UK Politics

What’s next for the progressive alliance?

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The result of the recent by-election in Chesham & Amersham has renewed speculation over a so-called “progressive alliance” – the idea that by co-operating, Labour, the Liberal Democrats and the Greens can beat the Tories in an election.

There are numerous holes in this idea, but the Chesham & Amersham result might well be its death blow.

Let’s start with the pre-existing problems. The first is what to do with the Green Party. The Greens are safe in the one seat they hold (Brighton Pavilion) and nowhere near gaining any others: their next top target, Bristol West, would require an 18.7% swing for them to win it, and in any case Labour wouldn’t stand aside in a Labour-held seat.

There are also no Tory-held seats where they start from second place. Clearly, the Greens would need to be given something in exchange for standing down but what? The Liberal Democrats’ solution in the Unite to Remain pact at the last election was to stand aside in a series of inconsequential seat that neither party was going to win anyway; it is unlikely that the Greens would be satisfied with that for long. One possibility would be to exchange local government seats for parliamentary ones, but those discussions would have to take place locally, not nationally.

Then of course there’s the relationship between the Liberal Democrats and Labour. Suffice to say, it’s not always brilliant.

Many Labour members still don’t trust the Liberal Democrats largely because of issues relating to the coalition. Meanwhile, many Liberal Democrats still believe that Labour betrayed them over Brexit. These divisions are not easy to work out, and getting the two parties to agree on policy issues for forming a government – never mind agreeing not to stand against each other – is going to be difficult.

In addition to which, Labour will point to seats like Sheffield, Hallam; Bristol West; and Southport which over the last three decades have gone from Tory-LibDem marginals to a Labour-held marginal, a safe Labour seat and a Tory-Labour marginal respectively.

Truro & Falmouth in Cornwall is another seat where Labour have displaced the Liberal Democrats as the Tories’ main opposition, and there may be other seats where the Liberal Democrats’ former working-class support, having abandoned them over the coalition and Brexit, would support the Labour Party. On the other side, St Albans has gone from a Labour seat in 1997 to a Liberal Democrat-Tory marginal now, whilst Finchley & Golders Green saw them replace Labour as the second party in 2019.

If an alliance had been in place that involved the two parties not standing against each other, these changes in support and new opportunities may never have happened, something which neither party will want to risk in the future.

Now onto Chesham & Amersham’s recent by-election. Lots of people have been citing it as a positive example of a progressive alliance, but some deeper thinking about its implications would show it as anything but. Two theories have been advanced as to why the Liberal Democrats were able to win.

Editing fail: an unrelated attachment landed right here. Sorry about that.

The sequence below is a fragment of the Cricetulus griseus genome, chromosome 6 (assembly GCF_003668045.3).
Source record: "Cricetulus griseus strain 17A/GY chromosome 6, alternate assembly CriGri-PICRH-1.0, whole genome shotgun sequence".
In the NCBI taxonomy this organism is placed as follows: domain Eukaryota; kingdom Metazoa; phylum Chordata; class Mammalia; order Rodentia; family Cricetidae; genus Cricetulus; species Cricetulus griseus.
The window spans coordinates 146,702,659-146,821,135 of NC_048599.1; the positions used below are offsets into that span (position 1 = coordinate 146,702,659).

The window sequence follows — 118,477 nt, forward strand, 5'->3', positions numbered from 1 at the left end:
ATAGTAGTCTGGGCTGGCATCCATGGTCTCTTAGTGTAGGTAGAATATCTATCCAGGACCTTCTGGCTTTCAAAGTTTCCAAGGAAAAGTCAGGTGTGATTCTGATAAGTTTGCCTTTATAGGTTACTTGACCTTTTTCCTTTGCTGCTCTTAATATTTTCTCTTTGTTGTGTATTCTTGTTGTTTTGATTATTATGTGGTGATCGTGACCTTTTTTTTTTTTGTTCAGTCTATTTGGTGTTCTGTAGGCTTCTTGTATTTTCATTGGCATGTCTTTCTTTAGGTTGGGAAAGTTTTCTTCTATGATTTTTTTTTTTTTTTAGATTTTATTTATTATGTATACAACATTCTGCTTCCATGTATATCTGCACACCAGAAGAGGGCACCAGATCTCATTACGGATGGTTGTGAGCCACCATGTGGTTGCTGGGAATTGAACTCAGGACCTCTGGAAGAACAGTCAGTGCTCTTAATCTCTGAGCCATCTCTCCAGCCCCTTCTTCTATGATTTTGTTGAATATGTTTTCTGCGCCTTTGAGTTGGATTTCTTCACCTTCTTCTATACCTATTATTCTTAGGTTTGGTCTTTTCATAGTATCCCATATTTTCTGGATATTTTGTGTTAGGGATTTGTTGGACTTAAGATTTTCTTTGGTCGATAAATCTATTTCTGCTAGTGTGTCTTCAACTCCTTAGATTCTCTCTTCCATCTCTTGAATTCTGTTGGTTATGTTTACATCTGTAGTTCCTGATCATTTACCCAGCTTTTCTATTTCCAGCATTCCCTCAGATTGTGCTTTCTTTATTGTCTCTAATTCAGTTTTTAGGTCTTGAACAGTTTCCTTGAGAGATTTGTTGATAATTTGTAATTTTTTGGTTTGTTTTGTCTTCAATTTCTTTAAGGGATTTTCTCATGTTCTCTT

The first is the “disgruntled Tories” theory. The idea that the Liberal Democrats’ win was caused by Tory voters who were unhappy with their party – over Brexit, over Johnson, over planning, over the perception that they were being ignored in favour of the North and Midlands – and went over to the Liberal Democrats for one by-election in protest. In favour of this theory is the precipitous drop in the Tory vote – from 30,850 votes and 55.4% in 2019 to 13,489 and 35.5% in 2020. This is also what several prominent Liberal Democrats who visited the constituency have said. Against it is the fact that the fall in the Tory vote could be just as equally explained by the fall in turnout, as a poor campaign and some disillusionment meant many Tory voters simply didn’t bother.

The second is the “tactical vote” – that the Labour and Green vote defected almost en masse to the Liberal Democrats. This idea is supported by the fact that people have been advocating tactical voting against the Tories ever since the 2019 European elections, coupled with the fact that the fall in the Labour vote (6,544) votes is almost identical to the increase in the Liberal Democrat vote (6,890). Against it is, again, the fact that a fall in turnout could also explain at least some of Labour’s drop (remember that the demographics who vote Labour are largely the same as those least likely to vote, so a fall in turnout may well have disproportionately affected them). The reality is that the real answer is probably a combination.

And herein lies the difficulty for an alliance. If we accept the disgruntled Tories theory, then alliance could potentially be harmful to the Liberal Democrats in similar seat. Tory voters may have been more comfortable protesting at a by-election precisely because there was no chance of a Labour government. It is far from guaranteed that all of the 2019 Tory voters who voted Liberal Democrat would be happy voting for a Liberal Democrat who was explicitly supported by the Labour Party, and if nothing else you can guarantee that the “Lib-Lab pact” would feature very, very heavily in Tory campaign material.

If we accept the tactical vote theory, then an alliance is unnecessary. With a Labour and a Green candidate both on the balance, enough of their voters still voted Liberal Democrat to defeat the Tories. There is also the question of what those 622 Labour voters would have done with no Labour candidate. These are, by definition, the real die-hards, and although some may have voted Liberal Democrat, many would have not voted or even gone over to the Tories. Either way, the result does not provide any evidence that a so-called progressive alliance is either necessary or advisable.

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